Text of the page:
# Lee Smolin's cosmological natural selection.

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A physics professor at the university of Waterloo has a hypothesis that the universe evolves and has natural selection through black holes. Where a new universe begins.

Personally I really like the idea, actually had though of it myself then I saw it on through the wormhole with Morgan Freeman. I felt compelled to email Mr. Smolin, no reply but i'm sure he is a busy man and probably thinks i'm just a nut lol.

Anyways I really like the concept of a multiverse and had pondered if black holes could give birth to new universes as well.

What do you think about all this?

http://evodevouniverse.com/wiki/index.php/Cosmological_natural_selection_%28fecund_universes%29

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perhaps, somehow, when the fabric of space-time is compressed and "Big Crunched", and then "Big Bangs" in re-expansion, then the fundamental constants (and laws?) are modified slightly? That could account for the "variation" half of the natural selection effect; "selection" would occur by whether the space-time was stable and persisted, or re-collapsed into another "Big Crunch"

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couldn't agree with you more. I'm wondering if for a black hole to form, shouldn't their be a relationship between mass needed to form a black hole and the mass of its parent universe?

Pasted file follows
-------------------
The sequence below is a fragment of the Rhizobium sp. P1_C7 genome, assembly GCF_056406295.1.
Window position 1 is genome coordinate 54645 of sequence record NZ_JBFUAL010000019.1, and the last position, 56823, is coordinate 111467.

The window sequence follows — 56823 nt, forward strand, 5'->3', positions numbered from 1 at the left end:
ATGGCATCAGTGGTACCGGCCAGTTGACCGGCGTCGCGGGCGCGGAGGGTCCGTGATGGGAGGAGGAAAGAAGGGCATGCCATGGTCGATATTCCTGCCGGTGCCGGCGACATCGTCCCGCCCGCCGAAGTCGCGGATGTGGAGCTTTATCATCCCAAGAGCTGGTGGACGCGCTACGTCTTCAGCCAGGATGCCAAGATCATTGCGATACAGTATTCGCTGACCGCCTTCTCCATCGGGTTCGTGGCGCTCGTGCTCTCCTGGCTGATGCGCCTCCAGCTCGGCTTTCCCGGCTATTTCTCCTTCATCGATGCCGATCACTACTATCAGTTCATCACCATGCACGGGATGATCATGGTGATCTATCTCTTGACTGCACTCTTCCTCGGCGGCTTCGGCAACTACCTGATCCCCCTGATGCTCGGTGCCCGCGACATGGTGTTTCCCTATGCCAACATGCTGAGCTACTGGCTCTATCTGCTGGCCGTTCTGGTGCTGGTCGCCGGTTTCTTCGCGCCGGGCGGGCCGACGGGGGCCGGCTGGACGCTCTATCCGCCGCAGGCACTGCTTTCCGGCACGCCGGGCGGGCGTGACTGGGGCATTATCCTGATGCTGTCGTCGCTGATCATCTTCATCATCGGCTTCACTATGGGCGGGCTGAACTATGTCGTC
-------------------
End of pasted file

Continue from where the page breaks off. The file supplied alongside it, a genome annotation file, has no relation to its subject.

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All quantum "particles" (for lack of better term, "everything with a wave-function") have energy; but not all have mass. Perhaps energy -- literally representing "the ability to do work, the ability to effect changes in the rest of the universe, the ability to make a difference and be noticed" (without which no effects could be generated, and the "thing" would not exist, in any philosophical sense) -- is the most fundamental, and least alterable, most "conserved" quantity? Somehow, during a "Big Crunch" event, as the (mass-)energy densities diverge towards infinity, some "miracle" occurs (for lack of better term) -- perhaps even to protect space-time + energy from an actual infinity singularity -- with the result, that another "Big Bang" (eventually) ensues, with all the fundamental parameters altered slightly. Would that imply, that the forms of fundamental physical laws, e.g. inverse square laws, would remain invariant; and only the constants of proportionality would change (h, c, G, e0, u0, Weak/Strong coupling constants) ? I.e. all the equations survive BC/BB, but the specific numbers get tweaked?

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I might be misunderstanding you, my education is kind of poor right now. It is improving though!

I wouldn't so much as say that a universe has different laws of physics than from a parent universe 100 generations ago. If the theory is correct then all I think happens is every bit of energy and every particles is broken down to its most primitive form during the "big crunch" as you call it and then re-configures during and after the "big bang."

The laws of physics stay the same but what happens in that universe, individual galaxies, planets, stars, etc are different than that of its parent universe.

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A physics professor at the university of Waterloo has a hypothesis that the universe evolves and has natural selection through black holes. Where a new universe begins.

Personally I really like the idea, actually had though of it myself then I saw it on through the wormhole with Morgan Freeman. I felt compelled to email Mr. Smolin, no reply but i'm sure he is a busy man and probably thinks i'm just a nut lol.

Anyways I really like the concept of a multiverse and had pondered if black holes could give birth to new universes as well.

What do you think about all this?

http://evodevouniver...nd_universes%29